The World Council of Churches (WCC) general secretary Rev Dr Olav Fykse Tveit has expressed concern and sadness over the threats made against Archbishop Atallah Hanna, and the poison gas attack on him which took place in his church in Jerusalem on 18 December. Archbishop Hanna who is Head of the Sebastia Diocese of the Greek Orthodox Church in Jerusalem was paralyzed and rushed to hospital after a gas canister was fired into his church in Jerusalem.
The Archbishop has been a strong critic of Israel and its treatment of Palestinians in defiance of International Law. He has also been outspoken about Israel's activities inside neighbouring Lebanon and Syria.
The director of Jordan Hospital, Abdullah Al-Bisher held a press conference on 29 December to talk about the results of the laboratory tests of the complex toxic substances found in the gas attack.
Al-Bisher said that from the moment Archbishop Atallah Hanna arrived at the hospital, he was given the necessary treatment, and all required medical examinations were performed. He stressed that Archbishop Atallah Hanna is currently in a 'stable condition,' and will be kept in hospital while further tests are carried out.
Tveit expresses profound sorrow and prayers for Archbishop Atallah Hanna and his church.
"I condemn this violence unequivocally, as I do all violence between the peoples and communities of this region which has seen so much bloodshed in the name of religion," said Tveit in his statement issued from the WCC headquarters in Geneva on 2 January.
Tveit also raised his concerns that Christians in the Gaza Strip was not allowed to visit holy cities such as Bethlehem and Jerusalem to celebrate Christmas.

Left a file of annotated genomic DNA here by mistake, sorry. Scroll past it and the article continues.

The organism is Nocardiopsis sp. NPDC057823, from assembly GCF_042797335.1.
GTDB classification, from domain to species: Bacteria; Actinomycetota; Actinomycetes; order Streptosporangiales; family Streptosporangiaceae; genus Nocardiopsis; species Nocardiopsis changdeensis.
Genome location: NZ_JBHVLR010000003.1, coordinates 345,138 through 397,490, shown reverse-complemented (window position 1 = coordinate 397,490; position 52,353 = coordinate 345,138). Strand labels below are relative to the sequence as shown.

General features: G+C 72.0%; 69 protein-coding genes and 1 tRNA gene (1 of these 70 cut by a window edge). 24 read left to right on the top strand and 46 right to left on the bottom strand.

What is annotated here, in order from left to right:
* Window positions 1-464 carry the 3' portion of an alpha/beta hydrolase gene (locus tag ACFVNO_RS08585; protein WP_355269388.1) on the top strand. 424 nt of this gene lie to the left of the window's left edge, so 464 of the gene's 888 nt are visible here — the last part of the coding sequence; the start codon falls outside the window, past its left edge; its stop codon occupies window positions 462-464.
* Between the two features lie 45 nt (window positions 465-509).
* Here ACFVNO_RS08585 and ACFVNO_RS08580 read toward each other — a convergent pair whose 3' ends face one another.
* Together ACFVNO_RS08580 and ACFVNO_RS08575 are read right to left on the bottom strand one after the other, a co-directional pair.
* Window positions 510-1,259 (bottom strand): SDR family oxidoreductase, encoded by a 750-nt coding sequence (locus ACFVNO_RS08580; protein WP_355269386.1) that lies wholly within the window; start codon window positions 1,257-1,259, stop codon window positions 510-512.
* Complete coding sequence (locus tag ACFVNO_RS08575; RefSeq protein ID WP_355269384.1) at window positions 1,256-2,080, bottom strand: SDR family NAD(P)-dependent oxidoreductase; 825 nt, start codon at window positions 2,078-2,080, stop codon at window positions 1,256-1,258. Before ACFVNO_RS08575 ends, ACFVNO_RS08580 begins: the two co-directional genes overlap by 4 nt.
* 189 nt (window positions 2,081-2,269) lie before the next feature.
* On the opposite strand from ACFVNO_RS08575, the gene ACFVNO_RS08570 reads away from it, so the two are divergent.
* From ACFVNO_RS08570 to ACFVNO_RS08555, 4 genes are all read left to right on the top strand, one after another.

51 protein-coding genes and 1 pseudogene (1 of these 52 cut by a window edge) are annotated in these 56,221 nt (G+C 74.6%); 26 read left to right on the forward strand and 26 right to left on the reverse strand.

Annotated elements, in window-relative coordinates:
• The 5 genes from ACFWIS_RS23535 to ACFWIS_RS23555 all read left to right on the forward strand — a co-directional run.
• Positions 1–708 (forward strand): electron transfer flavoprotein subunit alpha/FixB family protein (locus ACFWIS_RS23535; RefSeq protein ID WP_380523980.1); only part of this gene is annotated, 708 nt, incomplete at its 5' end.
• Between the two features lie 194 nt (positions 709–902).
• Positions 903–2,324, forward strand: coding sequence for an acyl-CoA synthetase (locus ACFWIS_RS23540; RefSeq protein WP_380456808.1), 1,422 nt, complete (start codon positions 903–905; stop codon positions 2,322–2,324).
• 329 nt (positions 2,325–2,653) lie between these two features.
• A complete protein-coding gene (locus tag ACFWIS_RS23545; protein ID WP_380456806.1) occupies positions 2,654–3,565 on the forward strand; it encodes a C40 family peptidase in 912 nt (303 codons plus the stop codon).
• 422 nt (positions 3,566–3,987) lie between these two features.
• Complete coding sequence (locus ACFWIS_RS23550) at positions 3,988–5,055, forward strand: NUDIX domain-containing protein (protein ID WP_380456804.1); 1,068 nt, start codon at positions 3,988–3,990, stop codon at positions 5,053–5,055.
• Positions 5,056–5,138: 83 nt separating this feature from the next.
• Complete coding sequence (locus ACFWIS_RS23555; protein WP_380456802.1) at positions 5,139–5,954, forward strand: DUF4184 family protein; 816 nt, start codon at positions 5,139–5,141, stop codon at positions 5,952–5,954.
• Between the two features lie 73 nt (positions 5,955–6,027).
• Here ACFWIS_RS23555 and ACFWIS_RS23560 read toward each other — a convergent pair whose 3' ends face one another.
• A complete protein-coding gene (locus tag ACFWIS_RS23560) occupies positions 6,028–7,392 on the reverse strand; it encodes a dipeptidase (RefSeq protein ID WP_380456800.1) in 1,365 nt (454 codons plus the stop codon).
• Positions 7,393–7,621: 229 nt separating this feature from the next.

"I am therefore also deeply concerned about the heightened tensions, some of an explicitly religious nature, which are being experienced in Jerusalem during the current time - and the risk that such tensions may spill over into further acts of violence or incitement," Tveit added.
"The tensions and tragedies of this city, holy to Jews, Christians and Muslims, are a reminder both of the need for all parties to continue to work intensively for a just peace in Israel and Palestine, and of the vital place that Jerusalem itself plays in that longed for peace," Tveit said.
"There has been too much prevarication, postponement and obstruction: all parties and powers need to work proactively to find a solution which will meet the demands of justice and the hopes of all people of good faith," he stressed.
"The frustration over the failing peace processes, as well as the increasing settlements and continued occupation, will require new initiatives that can overcome the obstacles to peace and build trust in a common future," Tveit concluded.
For more information about WCC solidarity with churches in the Middle East see:
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